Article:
Tell me about your relationship…  “I’m  the middle child. My brother was one year older than me, and my sister  is four years younger. It was one of those things…I didn’t know her well  because when I was leaving for college, she was going into high school.  So I wasn’t home. I haven’t lived at home since I was 17, so I didn’t  really know her that well as an adult until my brother died.”
  How was it being the youngest?  “I’m the baby, but I’m the person in charge!” “Oh she’d like to think so!”
  Is the sister you knew as a child the same one you know now?  “I’m  gonna say yes. She’s always had that ‘I’m a thinker’ way about her.  She’s always thinking. And that’s what most of her baby pictures look  like…she was always trying to work something out. She’s still that  person.”
  Did y’all fight as kids?  “Oh there was lots  of fighting going on! Mostly between my brother and I. You could get  into big trouble fighting her. But she was sneaky! So we had to be very  careful because she’s one of those you’d say, “Listen up. Don’t tell.”  And we would bribe her…Oh we would bribe her!…But she was always going  to tell it.”
  What’s one of your favorite memories with her?  “May  of 1978. I had just graduated from high school, and that’s when she  sent for me to come to Detroit. As a graduation present. That was my  first time out of Birmingham. I was 17, and we really didn’t know each  other very well. I met a guy…he wanted to marry me…she wouldn’t have it!  I was 17! Oh it was so much fun.”
  Can you tell me about losing your brother?  “It  was devastating. We were close in the way that, he might get on my  nerves but if anyone else has a problem with him then they have a  problem with me. We were close like that. When he passed, it was one of  those moments where…I didn’t know if I was going to be OK. Because I  never even contemplated such a thing. I was only 22. It was such a blow.  I couldn’t get it out of my brain.”  “And I was the one  having to be at the funeral home, making the arrangements, trying to  work out having him flown from Virginia to Alabama. Because I was NOT  burying him in Virginia.”  “And here I was the older  sister, and I was thinking that they wanted me to be someone I couldn’t  possibly be. But I was like, ‘I can’t help you. I can barely get myself  together.’”
  What’s something you learned from her?  “She’s  always encouraged me to look for the bigger picture. Don’t just get a  job for the moment. Don’t just start with this small step. She taught me  how you need to look ahead for advancement. Because she knew I could do  it.”  “Growing up I got a lot of the attention as the  person who was ‘school smart’ and who was going to go on and do these  fantastic things. But my brother? Amazing! My sister? Amazing! I was  always saying, ‘I have to study hard!’ I didn’t have a talent or  anything that came naturally to me in that way. But they did.”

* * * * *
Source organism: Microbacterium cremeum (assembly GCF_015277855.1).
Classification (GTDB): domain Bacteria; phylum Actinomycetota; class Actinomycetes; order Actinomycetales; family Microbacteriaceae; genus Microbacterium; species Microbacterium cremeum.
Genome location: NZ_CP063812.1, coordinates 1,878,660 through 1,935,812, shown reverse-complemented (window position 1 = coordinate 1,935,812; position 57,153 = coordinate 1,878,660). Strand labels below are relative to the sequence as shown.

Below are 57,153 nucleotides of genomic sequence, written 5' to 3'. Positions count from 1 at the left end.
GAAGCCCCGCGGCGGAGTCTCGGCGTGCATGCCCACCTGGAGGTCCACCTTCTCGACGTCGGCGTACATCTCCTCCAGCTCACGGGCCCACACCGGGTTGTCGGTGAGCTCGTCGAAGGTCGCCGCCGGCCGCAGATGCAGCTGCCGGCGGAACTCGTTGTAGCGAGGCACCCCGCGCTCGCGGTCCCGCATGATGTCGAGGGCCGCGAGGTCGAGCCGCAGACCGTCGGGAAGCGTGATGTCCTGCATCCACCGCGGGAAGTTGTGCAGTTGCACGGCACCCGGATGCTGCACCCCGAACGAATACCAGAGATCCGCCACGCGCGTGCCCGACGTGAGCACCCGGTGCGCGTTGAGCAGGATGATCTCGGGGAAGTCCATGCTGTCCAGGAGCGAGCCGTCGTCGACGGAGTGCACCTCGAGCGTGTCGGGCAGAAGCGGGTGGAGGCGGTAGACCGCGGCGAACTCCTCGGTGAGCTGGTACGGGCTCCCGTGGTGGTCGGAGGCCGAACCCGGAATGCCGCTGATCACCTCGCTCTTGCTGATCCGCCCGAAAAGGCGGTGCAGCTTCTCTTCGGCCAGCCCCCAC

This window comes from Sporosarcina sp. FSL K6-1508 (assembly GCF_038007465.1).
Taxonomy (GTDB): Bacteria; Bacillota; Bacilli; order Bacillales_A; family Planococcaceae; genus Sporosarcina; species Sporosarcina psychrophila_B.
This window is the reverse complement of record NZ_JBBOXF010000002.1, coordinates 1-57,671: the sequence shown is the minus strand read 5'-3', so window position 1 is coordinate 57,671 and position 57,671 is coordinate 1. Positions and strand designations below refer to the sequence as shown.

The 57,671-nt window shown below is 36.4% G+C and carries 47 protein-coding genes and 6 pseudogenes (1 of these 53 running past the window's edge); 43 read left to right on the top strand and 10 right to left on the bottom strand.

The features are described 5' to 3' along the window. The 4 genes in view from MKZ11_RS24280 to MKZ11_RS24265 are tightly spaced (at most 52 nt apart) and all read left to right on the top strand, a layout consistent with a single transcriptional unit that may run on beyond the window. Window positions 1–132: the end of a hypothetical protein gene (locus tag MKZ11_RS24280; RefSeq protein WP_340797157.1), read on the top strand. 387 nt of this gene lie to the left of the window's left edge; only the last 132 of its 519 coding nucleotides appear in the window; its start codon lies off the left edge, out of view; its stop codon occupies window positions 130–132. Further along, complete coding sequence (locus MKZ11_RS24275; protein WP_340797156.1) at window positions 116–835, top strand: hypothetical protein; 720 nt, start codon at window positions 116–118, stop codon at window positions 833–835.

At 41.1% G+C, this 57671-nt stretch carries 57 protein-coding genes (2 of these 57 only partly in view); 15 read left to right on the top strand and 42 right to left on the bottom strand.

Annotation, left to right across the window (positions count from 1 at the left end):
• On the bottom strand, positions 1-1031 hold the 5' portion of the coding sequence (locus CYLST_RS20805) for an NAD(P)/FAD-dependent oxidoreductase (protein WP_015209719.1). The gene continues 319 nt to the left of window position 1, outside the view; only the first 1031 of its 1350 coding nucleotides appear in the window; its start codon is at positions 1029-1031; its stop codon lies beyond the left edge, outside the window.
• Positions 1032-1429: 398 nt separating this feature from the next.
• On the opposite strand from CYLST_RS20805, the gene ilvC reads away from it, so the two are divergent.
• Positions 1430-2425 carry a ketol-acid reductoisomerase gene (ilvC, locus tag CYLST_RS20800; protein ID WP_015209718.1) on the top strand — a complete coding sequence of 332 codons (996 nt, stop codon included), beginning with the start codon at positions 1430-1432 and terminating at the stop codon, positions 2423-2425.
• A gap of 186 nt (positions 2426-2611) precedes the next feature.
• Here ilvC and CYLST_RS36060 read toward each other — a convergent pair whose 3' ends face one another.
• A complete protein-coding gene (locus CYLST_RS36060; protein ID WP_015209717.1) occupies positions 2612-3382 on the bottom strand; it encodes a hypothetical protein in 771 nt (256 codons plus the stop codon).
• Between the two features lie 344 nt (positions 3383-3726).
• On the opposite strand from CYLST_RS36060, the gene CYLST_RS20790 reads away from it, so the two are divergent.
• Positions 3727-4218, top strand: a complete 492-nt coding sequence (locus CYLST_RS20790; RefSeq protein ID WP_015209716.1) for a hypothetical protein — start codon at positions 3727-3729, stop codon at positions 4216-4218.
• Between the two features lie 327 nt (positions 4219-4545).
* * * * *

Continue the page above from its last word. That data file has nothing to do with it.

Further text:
“She’s a people person, and that’s harder for me. I’m super  introverted. She’s Miss Congeniality all the time, and people gravitate  toward her. She is easy with them. She’s not always that nice, but they  still like her, right? I’m not that nice, but I don’t have that other  piece.”
  What makes her laugh?  “Oooh Lord. What makes her laugh? I don’t know what makes her laugh.” “What makes anybody laugh? We laugh a lot but…” “Go on and tell the truth…we don’t know the answer to that one!”
  What’s the best thing about having a sibling?  “I  think the best thing is that I have a witness to my mom and my  grandparents. There’s someone else who knew them in a way that I knew  them. That was the hardest thing when my mom died…because who in this  world knows me in that way besides my mom? There’s nobody else. And that  seems like such a cruel thing to have the person who knows you like  that be gone. When you have siblings…there’s someone else who can  corroborate your story and be a witness to those same moments in time.”
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